Updated: May 1
The Connected North conference held last month highlighted once again the dominating theme of consolidation in the UK fibre market and concerns over overbuild. With over 100 alternative network operators (altnets) actively building fibre networks in the UK, we ask who will survive and thrive? Which altnets will be at risk and what does this mean for altnet market growth strategies? What is the future of regulation and market structure?
Consolidation is a common trend in industries that experience rapid growth and fragmentation, and the UK fibre market is no exception. As more and more fibre operators enter the market, competition intensifies, and the cost of acquiring and retaining customers increases. The question is, how sustainable is the current approach, how long will investors continue to pump cash into altnets to enable them to survive, and what does this mean for the future of regulation and the UK fibre market structure?
One possibility is that larger altnets, such as CityFibre and NetOmnia, could dominate and potentially acquire smaller alternative network providers to expand their reach and market share in unserved areas. These larger players typically have deeper pockets, greater resources, and more established infrastructure, which could give them a competitive advantage in the market.
However, not all altnets will be acquired. The larger operators may not need to acquire smaller altnets given their capacity to build faster than the time and cost it takes to close an acquisition deal. For example, NetOmnia and CityFibre have previously reported building fibre at an average rate of 30,000 to 88,000 premises per month respectively. This may put many of the smaller generalist altnets at risk, particularly those near CityFibre or NetOmnia build areas.
Investor driven consolidation
To ensure of survival, altnets can adopt two strategies. They can merge with each other to create a larger, more powerful entity, such as Fern Trading's announcement that it is consolidating Jurassic Fibre, Swish Fibre, Giganet, and AllPoints Fibre into a single fibre altnet with the potential to pass one million homes. This merger could lead to increased efficiency and cost savings as operators pool their resources and eliminate redundant operations, resulting in lower prices for consumers and improved service quality.
To our knowledge other investors such as Infracapital – whose UK investments include Fibrus, Ogi, Gigaclear, and Wight Fibre collectively targeting 2.7 million homes – have not announced consolidation plans; however if they do the UK fibre market could experience yet another significant shift in market structure.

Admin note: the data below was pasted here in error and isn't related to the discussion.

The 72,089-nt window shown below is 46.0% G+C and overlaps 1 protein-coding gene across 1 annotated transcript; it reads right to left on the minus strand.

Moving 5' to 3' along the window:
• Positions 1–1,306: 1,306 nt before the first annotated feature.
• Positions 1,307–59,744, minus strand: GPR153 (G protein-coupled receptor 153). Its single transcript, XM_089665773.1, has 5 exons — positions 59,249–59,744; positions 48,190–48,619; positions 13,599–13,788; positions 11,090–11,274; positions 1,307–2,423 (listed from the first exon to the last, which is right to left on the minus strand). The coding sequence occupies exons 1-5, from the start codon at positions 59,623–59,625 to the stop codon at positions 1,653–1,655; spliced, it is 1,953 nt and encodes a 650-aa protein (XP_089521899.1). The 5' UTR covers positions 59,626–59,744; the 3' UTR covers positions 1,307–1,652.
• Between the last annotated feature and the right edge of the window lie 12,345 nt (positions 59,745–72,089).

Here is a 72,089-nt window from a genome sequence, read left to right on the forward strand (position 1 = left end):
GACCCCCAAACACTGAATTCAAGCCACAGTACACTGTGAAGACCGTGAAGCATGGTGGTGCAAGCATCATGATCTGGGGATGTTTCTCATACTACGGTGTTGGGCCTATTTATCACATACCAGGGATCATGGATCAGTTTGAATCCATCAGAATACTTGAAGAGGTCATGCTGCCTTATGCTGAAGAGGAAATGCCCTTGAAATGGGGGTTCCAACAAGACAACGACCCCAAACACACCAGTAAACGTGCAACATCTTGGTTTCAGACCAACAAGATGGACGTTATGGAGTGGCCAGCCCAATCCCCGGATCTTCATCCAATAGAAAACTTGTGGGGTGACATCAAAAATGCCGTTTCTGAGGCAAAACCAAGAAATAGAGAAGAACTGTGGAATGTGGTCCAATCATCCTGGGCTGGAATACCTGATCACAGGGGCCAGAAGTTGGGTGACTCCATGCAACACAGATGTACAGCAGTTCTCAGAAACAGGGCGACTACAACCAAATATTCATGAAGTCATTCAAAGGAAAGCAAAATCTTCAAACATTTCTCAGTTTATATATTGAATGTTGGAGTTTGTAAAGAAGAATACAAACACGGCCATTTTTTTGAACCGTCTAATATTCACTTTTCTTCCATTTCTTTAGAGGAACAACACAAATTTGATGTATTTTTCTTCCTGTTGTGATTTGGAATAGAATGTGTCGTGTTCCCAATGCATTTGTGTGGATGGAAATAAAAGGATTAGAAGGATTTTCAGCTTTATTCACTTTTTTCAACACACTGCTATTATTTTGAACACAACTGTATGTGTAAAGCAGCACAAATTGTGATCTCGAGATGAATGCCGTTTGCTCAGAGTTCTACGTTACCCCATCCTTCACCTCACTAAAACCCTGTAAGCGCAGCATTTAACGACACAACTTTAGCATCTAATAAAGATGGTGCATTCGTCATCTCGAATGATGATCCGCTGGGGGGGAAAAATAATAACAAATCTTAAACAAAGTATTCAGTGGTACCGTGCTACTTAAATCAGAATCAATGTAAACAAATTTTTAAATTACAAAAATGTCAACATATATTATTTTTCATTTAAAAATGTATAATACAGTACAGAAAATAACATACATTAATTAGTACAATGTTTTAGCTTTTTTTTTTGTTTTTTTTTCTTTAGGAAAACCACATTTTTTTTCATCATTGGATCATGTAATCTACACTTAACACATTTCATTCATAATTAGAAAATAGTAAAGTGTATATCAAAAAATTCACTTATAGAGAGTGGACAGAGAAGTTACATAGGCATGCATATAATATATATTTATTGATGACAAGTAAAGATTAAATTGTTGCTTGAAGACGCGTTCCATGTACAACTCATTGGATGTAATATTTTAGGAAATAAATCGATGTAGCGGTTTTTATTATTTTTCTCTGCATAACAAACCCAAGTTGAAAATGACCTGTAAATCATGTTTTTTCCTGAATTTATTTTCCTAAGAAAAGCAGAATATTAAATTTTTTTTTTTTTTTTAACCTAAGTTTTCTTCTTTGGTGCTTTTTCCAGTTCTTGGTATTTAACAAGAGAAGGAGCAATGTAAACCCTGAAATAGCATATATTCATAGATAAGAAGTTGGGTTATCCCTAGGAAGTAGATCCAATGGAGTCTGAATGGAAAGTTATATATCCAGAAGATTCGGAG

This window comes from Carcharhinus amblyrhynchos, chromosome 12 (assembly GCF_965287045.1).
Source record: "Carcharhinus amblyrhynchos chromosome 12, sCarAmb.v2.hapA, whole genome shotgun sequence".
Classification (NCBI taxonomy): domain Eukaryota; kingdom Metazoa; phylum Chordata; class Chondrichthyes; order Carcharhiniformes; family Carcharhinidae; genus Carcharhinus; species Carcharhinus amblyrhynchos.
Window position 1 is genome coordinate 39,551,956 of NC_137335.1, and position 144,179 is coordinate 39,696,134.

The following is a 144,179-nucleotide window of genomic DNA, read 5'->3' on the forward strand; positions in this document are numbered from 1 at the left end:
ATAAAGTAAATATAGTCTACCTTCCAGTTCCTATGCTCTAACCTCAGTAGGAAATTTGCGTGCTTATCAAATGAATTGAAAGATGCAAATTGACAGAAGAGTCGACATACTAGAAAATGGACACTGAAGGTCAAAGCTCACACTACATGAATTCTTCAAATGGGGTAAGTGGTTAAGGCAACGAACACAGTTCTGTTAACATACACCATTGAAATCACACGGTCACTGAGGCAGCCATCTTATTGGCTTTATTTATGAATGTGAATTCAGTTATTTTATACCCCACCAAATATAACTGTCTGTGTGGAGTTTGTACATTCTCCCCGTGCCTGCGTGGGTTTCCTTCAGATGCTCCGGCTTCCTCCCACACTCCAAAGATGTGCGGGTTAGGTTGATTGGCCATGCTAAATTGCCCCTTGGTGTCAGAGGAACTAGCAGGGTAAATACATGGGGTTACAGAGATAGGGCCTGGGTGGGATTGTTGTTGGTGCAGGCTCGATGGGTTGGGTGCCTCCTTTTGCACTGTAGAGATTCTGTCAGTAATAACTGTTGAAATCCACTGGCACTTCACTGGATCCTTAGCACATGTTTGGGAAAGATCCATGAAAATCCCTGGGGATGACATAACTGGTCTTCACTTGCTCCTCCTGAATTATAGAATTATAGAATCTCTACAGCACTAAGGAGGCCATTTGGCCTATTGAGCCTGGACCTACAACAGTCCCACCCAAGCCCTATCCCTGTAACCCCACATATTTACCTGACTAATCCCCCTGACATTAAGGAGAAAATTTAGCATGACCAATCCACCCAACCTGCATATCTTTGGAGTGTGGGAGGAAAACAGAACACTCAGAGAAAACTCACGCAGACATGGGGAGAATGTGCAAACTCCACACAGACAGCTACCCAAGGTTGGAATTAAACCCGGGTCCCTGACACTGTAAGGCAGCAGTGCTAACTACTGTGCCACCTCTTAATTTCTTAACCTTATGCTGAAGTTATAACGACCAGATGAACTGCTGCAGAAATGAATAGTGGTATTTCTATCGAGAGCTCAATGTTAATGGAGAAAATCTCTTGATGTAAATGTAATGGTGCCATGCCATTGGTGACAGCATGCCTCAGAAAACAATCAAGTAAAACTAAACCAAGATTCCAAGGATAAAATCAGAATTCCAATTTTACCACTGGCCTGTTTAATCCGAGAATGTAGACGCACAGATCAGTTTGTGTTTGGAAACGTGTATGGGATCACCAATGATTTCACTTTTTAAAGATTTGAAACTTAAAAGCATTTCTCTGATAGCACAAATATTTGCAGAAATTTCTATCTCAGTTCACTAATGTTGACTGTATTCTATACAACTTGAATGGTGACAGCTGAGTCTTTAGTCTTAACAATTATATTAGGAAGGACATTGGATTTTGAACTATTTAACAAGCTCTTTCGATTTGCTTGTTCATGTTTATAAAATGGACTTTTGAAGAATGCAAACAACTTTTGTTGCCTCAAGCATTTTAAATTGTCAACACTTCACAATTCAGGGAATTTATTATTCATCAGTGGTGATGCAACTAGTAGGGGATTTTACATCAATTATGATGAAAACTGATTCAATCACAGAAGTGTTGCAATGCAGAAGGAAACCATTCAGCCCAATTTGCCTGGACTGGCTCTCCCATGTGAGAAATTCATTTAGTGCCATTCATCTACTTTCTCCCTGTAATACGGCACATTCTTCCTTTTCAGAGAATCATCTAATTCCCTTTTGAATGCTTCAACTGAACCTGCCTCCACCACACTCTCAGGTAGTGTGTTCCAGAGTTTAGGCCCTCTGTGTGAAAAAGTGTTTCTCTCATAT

Purpose driven niche
Another emerging strategy in the UK fibre market is for altnets to develop a niche and differentiate themselves from their competitors. This niche strategy focuses on purpose-driven values such as providing fibre to social housing. Established larger altnets such as HyperOptic, Community Fibre and new market entrant Giggle are leading with this approach.
Another niche strategy is to focus on unserved rural geographies which is the approach taken by many smaller or lesser-known wireless ISPs and fibre altnets.
Figure: Who will survive and who will thrive. Source: Intelligens Consulting, May 2023.
Either niche strategy has the potential to create a strong market position for these players. By aligning with a purpose or hard to reach area, these altnets can differentiate themselves from other market players and attract a loyal customer base. This approach also has the potential to attract investors who are interested in supporting purpose-driven companies that make a positive impact on society.
A note of caution however
Consolidation could also lead to reduced competition and potentially higher prices for consumers if the market becomes too concentrated. It is therefore important for Ofcom to monitor market developments closely to ensure that competition remains healthy and consumers are not disadvantaged.
It's important to note that the fibre market is still evolving, and it's difficult to predict exactly which companies will come out on top. Smaller alternative network providers could also thrive if they are able to carve out a niche and offer differentiated services that meet the specific needs of their target customers.
In summary, the survivors in the UK fibre market will likely be those with deep pockets, established infrastructure, or those that are able to carve out a niche for themselves as demonstrated in the figure above. The market will continue to evolve, and it will be interesting to see which companies emerge as the dominant players in the coming years.
Intelligens Consulting are telecoms, smart city and digital transformation experts and management consultant to investors, operators and public bodies. We have worked with large and small altnet fibre operators and wireless ISPS support their growth and market expansion strategies. Please contact us on info@IntelligensConsulting.com should you wish to discuss anything discussed in this article.